Steve Chapman

A virtue in a capitalist -- being willing to do whatever is needed to satisfy the target audience -- becomes a vice in the political realm, where it looks like an acute lack of principle or character. Voters in Iowa seem to prefer a candidate who appears true with them, and true to himself.

Or herself, which raises a problem for Hillary Clinton. Like Romney, she executes programmed responses with the efficiency and warmth of a Dell Inspiron desktop. But while Romney gives the sense of having no inner core, Clinton gives the sense of having an inner core that she is stoutly determined never to let us see.

She has portrayed herself as misunderstood -- "the most famous person you don't know." If Americans don't know her after 16 years in the spotlight, it's not our fault. But maybe we know her all too well.

Much has been made of Obama's complexion, with good reason. For an African-American to win the opening round of a presidential campaign is truly historic, even if it doesn't lead to ultimate victory. But his appeal has more to do with skin comfort than skin color. Obama is at ease in his epidermis in a way that Clinton and Romney are not.

He offers a reassuring grace and calm likewise absent in John Edwards, who pretended that finishing second in a state where he has concentrated his efforts is proof that Americans yearn for a pitchfork populist. From Edwards' speech Thursday night, you would never guess he did worse this time than when he ran in 2004, with a more genial approach.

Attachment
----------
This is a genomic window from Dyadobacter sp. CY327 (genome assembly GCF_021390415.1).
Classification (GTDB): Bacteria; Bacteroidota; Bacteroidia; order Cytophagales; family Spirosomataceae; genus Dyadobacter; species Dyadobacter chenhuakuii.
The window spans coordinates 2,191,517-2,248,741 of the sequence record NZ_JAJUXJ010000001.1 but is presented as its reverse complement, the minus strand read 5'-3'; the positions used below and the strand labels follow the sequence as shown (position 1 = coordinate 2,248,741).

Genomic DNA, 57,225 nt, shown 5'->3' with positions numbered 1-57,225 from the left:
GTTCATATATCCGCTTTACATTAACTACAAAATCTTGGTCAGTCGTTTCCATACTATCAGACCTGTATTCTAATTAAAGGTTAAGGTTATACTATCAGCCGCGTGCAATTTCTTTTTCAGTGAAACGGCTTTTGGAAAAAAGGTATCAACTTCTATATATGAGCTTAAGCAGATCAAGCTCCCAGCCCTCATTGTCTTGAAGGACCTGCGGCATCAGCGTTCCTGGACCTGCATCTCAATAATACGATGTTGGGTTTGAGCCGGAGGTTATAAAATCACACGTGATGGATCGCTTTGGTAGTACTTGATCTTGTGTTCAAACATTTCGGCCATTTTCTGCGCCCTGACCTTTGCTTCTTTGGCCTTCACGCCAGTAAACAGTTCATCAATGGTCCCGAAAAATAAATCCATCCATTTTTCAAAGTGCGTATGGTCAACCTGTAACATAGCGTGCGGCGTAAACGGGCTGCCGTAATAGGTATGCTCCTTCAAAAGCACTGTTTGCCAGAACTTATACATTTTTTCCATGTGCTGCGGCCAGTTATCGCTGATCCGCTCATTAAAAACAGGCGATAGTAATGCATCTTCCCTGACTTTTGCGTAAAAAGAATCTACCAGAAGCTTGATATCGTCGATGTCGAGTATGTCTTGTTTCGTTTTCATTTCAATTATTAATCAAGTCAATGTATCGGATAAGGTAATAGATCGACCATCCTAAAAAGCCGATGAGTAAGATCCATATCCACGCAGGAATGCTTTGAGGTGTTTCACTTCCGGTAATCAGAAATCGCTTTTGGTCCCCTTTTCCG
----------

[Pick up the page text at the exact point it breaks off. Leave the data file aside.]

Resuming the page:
Obama has succeeded by preaching our essential unity; Edwards has failed by trying to exploit -- or, more accurately, create -- divisions and resentments.

As with Clinton and Romney, the campaign raised the question of what about Edwards, if anything, is genuine. And this year that may be a fatal question.

Steve Chapman

Steve Chapman is a columnist and editorial writer for the Chicago Tribune.

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